Peace Corps To Expand U.S. Teachers' Program

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The Peace Corps last week announced plans to establish in at least 10 cities next year a program that allows returning Peace Corps volunteers to teach in schools while earning master's degrees in education.

Paul D. Coverdell, Director of the Peace Corps, told an audience at Teachers College, Columbia University, that the Peace Corps Fellows Program piloted five years ago by the college and the New York City Public Schools will be replicated in Philadelphia, Houston, San Antonio, San Diego, Atlanta, Dallas, and Kansas City next year.

Programs established in Los Angeles and Miami this year have allowed returning volunteers to work toward degrees at the University of Southern California and Florida International University, Peace Corps officials said.

Mr. Coverdell said he would like to see the programs spread to at least 25 cities, with involvement by 25 universities, within five years. Plans also are under way to establish rural fellows programs and fellows programs that work with Native American populations, officials said.

Barbara Zartman, deputy director of the Peace Corps, said fellows are having an impact on teacher-training programs through the "very different attitude" they bring to classrooms.

In contrast to traditionally trained teachers, who have come to expect certain types of support from the school system, "Peace Corps volunteers have no such expectations," she said.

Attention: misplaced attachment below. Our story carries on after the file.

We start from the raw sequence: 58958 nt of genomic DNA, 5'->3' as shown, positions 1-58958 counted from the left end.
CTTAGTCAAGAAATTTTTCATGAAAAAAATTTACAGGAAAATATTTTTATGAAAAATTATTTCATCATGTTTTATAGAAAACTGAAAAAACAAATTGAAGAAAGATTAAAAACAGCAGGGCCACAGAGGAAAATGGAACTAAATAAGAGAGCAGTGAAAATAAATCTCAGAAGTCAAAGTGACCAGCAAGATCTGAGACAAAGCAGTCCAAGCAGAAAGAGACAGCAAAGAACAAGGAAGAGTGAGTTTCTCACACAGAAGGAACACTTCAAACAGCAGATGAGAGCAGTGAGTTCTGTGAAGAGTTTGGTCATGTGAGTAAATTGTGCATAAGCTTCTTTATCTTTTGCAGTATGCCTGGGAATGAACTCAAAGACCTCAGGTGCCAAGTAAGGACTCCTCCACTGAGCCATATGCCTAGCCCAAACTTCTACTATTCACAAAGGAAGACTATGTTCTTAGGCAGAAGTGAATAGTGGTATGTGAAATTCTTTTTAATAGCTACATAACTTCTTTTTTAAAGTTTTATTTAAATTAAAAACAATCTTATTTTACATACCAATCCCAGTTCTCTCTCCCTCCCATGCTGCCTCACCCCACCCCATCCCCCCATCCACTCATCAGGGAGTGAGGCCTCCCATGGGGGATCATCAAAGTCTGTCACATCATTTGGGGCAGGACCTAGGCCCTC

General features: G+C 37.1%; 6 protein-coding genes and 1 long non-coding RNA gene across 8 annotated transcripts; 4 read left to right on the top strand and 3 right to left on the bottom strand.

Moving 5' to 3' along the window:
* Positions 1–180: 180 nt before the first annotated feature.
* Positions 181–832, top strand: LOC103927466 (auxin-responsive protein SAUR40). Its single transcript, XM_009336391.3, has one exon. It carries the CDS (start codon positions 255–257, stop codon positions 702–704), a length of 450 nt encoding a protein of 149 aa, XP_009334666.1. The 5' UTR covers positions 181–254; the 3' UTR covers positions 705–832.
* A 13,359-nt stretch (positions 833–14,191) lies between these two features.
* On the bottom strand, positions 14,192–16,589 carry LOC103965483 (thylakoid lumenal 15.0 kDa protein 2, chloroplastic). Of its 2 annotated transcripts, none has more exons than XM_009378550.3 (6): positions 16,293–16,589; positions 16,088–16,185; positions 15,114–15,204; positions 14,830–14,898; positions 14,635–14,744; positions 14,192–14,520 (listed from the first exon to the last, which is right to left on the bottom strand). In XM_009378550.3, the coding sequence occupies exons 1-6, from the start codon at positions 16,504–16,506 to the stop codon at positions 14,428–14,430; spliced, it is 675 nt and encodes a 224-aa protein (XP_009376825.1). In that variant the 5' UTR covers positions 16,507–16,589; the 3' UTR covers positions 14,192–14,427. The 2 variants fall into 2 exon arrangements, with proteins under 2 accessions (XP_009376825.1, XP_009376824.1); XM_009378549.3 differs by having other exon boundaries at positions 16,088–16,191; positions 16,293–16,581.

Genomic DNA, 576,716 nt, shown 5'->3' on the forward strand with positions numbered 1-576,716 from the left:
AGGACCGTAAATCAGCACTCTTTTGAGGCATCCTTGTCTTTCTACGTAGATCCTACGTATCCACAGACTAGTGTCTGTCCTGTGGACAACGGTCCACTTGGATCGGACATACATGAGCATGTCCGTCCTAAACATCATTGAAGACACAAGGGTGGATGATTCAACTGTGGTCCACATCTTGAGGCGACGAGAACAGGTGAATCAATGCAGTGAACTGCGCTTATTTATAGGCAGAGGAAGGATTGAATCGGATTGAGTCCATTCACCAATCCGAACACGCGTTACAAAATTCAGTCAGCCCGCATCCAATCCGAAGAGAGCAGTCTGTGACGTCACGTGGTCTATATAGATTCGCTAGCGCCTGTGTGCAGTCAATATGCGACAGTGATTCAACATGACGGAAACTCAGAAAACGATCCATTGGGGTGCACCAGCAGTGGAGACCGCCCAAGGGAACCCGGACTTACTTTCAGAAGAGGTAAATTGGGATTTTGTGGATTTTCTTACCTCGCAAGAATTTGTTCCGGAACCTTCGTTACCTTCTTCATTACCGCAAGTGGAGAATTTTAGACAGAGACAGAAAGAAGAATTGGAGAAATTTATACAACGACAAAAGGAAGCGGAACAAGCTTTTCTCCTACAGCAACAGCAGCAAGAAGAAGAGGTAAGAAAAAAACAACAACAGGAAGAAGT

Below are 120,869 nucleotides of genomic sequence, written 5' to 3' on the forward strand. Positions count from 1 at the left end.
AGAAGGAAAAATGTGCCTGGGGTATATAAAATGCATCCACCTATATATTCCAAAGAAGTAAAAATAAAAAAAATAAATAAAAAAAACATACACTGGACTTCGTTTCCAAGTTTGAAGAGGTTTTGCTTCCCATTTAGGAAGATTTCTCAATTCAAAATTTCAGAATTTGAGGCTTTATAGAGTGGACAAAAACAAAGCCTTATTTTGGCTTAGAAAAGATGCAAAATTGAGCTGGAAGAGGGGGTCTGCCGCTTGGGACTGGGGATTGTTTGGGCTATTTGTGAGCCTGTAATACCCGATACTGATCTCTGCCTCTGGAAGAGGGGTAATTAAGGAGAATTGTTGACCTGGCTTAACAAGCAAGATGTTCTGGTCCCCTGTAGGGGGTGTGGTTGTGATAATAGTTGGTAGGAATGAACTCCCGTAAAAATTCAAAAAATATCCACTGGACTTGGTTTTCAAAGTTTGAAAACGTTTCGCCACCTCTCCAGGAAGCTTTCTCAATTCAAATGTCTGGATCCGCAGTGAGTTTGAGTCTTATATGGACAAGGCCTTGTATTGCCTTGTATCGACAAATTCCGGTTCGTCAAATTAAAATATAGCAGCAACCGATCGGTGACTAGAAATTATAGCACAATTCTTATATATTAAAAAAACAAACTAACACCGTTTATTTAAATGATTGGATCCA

"They have often taught in situations where there was no light, no running water, no blackboards," said Ms. Zartman.

In addition, fellows who have worked overseas, the official said, have experience that helps them deal with immigrant populations in American schools.

The Peace Corps Fellows Program at Teachers College was established through a cooperative agreement forged by the college, the Peace Corps, and the New York City Board of Education.

Eighty-five fellows have taken part in the program, teaching mathematics, science, English as a second language, and bilingual- and special-education classes in schools in the South Bronx, the Bedford-Stuyvesant section of Brooklyn, and other areas with high percentages of at-risk students.

One-third to three-fourths of the New York program fellows' tuition at Teachers College this year was paid through a $50,000 grant from the New York City Board of Education and $100,000 in support from private donors.

About two-thirds of the volunteers have continued to teach in the New York City schools after earning their master's degrees, Ms. Zartman said.

Vol. 09, Issue 36

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